Considering the events happened since the 11 March of 2011, in Japan, where an earthquake of 9.1 grades Ritcher of intensity and a later tsunami impacted in an important way the operation of a nuclear power plant located in the Fukushima, Japan; damaging and disabling their cooling systems and injection of emergency water due to the total loss of electric power (commonly denominated Station Blackout), is eminent the analysis of this stage type that took to the nuclear power plant to conditions of damage to the core and explosions generation by hydrogen concentrations in the reactor building. In this work an analysis of a stage type station blackout is presented, using the model of the nuclear power plant of Laguna Verde starting of the stationary state. The analysis is carried out using the MELCOR code (Methods for Estimation of Leakages and Consequences of Releases) version 1.8.6 whose purpose is to model the accidents progression for light water reactors. The obtained results are qualitatively similar to the events observed in the Fukushima nuclear power plant even though limitations exist to achieve a precise simulation of the events happened in Japan, such as the information flow of the chronology of the operator actions, as well as of the characteristic design of the power plant, volumes in cavities and rooms, water/cooling inventories, interconnected systems and their own emergency procedures or guides for the administration of severe accidents among others. (Author)

  15. SPAM- SPECTRAL ANALYSIS MANAGER (UNIX VERSION)

    Science.gov (United States)

    Solomon, J. E.

    1994-01-01

    machine environments. There is a DEC VAX/VMS version with a central memory requirement of approximately 242K of 8 bit bytes and a machine independent UNIX 4.2 version. The display device currently supported is the Raster Technologies display processor. Other 512 x 512 resolution color display devices, such as De Anza, may be added with minor code modifications. This program was developed in 1986.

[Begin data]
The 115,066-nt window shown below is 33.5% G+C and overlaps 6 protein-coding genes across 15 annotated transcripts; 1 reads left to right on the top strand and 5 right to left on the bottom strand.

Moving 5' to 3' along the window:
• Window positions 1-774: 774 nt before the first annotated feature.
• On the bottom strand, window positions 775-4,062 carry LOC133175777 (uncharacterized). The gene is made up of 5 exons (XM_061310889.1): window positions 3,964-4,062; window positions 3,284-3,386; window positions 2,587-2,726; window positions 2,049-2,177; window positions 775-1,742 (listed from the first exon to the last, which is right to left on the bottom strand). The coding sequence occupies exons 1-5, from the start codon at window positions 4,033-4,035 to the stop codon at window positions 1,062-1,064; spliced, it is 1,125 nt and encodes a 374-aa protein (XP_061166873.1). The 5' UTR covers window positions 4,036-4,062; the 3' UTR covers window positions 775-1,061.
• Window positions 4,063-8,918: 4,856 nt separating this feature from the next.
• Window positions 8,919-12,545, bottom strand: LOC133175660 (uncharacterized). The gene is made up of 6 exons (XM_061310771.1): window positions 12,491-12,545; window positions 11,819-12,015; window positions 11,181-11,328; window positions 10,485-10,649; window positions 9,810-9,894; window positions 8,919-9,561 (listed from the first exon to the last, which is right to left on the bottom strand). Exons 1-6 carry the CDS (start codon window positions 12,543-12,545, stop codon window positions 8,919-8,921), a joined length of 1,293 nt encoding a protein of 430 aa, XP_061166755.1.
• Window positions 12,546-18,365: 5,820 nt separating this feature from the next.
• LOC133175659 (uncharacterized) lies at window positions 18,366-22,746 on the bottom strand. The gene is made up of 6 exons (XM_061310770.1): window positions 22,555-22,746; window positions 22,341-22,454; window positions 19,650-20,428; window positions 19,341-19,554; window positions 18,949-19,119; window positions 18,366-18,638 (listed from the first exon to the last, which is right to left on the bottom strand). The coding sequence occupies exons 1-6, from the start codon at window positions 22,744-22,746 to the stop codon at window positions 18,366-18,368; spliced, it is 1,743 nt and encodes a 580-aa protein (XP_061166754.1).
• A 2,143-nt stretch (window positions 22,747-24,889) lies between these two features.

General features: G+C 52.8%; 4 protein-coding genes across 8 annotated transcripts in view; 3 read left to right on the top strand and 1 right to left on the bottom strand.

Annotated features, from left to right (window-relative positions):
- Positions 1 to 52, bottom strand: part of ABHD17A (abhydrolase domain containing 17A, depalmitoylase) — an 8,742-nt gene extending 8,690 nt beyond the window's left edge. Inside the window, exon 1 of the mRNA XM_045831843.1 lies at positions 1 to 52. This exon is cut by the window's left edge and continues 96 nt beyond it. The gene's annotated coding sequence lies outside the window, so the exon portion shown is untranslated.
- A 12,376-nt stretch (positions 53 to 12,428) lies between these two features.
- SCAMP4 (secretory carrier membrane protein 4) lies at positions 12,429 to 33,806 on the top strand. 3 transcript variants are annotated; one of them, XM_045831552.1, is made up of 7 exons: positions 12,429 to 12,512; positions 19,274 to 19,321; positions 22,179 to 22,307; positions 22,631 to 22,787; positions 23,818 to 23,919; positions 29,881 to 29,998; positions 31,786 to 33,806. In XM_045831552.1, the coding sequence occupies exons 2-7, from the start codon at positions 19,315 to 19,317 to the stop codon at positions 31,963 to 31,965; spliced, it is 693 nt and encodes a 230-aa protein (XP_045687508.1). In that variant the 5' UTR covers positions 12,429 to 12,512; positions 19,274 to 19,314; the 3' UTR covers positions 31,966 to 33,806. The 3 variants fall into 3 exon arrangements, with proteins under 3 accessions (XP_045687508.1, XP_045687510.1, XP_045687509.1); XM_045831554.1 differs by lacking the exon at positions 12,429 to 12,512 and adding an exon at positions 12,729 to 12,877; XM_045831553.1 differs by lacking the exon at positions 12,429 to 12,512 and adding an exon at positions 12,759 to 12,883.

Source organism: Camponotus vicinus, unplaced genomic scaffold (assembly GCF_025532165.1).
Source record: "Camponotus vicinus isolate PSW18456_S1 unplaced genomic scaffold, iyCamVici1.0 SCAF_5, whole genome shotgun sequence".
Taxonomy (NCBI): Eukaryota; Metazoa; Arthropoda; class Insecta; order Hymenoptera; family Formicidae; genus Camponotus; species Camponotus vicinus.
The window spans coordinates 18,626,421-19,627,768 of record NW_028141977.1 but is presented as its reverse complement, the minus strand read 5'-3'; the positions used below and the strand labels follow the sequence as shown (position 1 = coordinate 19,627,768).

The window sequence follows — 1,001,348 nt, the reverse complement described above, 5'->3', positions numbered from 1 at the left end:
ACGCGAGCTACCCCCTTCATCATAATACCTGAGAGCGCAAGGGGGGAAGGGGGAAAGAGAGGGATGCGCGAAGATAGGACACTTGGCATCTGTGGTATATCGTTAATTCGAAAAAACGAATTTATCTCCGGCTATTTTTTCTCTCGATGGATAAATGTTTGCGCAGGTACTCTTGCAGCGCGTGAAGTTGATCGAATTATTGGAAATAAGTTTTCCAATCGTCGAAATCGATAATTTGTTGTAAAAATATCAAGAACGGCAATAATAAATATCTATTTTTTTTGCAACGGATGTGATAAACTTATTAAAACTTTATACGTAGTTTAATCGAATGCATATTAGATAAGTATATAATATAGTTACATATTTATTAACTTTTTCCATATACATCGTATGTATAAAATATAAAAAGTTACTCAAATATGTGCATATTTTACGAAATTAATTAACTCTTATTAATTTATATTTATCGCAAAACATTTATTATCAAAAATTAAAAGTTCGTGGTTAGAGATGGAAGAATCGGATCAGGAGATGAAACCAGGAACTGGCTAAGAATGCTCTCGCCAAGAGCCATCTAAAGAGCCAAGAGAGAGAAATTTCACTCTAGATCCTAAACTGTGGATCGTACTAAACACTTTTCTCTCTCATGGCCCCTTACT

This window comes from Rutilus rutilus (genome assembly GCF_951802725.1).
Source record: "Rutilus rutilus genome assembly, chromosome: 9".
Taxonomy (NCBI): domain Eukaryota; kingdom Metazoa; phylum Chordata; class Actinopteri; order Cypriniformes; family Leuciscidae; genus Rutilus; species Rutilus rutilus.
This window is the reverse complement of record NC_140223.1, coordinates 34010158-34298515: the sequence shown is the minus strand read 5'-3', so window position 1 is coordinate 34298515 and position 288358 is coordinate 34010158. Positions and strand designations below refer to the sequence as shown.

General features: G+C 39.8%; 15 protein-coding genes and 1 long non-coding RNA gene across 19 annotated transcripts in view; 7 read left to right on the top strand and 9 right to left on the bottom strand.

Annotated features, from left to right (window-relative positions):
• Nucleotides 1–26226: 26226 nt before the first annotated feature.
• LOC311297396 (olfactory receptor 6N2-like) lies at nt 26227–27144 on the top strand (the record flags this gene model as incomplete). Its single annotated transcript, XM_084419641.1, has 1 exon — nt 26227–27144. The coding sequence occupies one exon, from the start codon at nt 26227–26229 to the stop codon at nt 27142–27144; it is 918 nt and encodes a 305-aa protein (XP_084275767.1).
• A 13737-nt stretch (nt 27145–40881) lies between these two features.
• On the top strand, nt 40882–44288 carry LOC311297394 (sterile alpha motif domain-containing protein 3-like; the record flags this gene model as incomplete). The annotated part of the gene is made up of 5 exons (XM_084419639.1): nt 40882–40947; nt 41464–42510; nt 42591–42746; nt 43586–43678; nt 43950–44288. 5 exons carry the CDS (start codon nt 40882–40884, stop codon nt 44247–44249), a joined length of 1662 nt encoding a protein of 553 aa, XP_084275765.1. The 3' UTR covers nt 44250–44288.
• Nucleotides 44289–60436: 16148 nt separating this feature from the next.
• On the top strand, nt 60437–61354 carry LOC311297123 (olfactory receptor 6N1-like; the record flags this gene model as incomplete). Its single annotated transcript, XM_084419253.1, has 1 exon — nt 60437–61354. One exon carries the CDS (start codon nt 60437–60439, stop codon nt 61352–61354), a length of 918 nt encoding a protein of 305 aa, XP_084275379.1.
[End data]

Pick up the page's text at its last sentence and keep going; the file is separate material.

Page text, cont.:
16. Independent Verification and Validation SAPHIRE Version 8 Final Report Project Number: N6423 U.S. Nuclear Regulatory Commission

    Energy Technology Data Exchange (ETDEWEB)

    Kent Norris

    2010-04-01

    This report provides an evaluation of the SAPHIRE version 8 software product. SAPHIRE version 8 is being developed with a phased or cyclic iterative rapid application development methodology. Due to this approach, a similar approach has been taken for the IV&V activities on each vital software object. IV&V and Software Quality Assurance (SQA) activities occur throughout the entire development life cycle and therefore, will be required through the full development of SAPHIRE version 8. Later phases of the software life cycle, the operation and maintenance phases, are not applicable in this effort since the IV&V is being done prior to releasing Version 8.

  17. The mathematical statement for the solving of the problem of N-version software system design

    Science.gov (United States)

    Kovalev, I. V.; Kovalev, D. I.; Zelenkov, P. V.; Voroshilova, A. A.

    2015-10-01

    The N-version programming, as a methodology of the fault-tolerant software systems design, allows successful solving of the mentioned tasks. The use of N-version programming approach turns out to be effective, since the system is constructed out of several parallel executed versions of some software module. Those versions are written to meet the same specification but by different programmers. The problem of developing an optimal structure of N-version software system presents a kind of very complex optimization problem. This causes the use of deterministic optimization methods inappropriate for solving the stated problem. In this view, exploiting heuristic strategies looks more rational. In the field of pseudo-Boolean optimization theory, the so called method of varied probabilities (MVP) has been developed to solve problems with a large dimensionality.

  18. Topics in three body problems

    International Nuclear Information System (INIS)

    Amado, R.D.

    1975-01-01

    An overview of the formal theory of the three-body problem as it has developed in the past twelve years is given. The formal structure of the theory, some of the techniques that have developed for handling the theory, and some results on how general quantum mechanical principles structure the results, are presented. The discussion is held entirely in the context of non-relativistic quantum mechanics with short-range forces. In this presentation the main outline of the theory is stressed, often at the expense of mathematical rigour [pt

  19. A Multi-threaded Version of Field II

    DEFF Research Database (Denmark)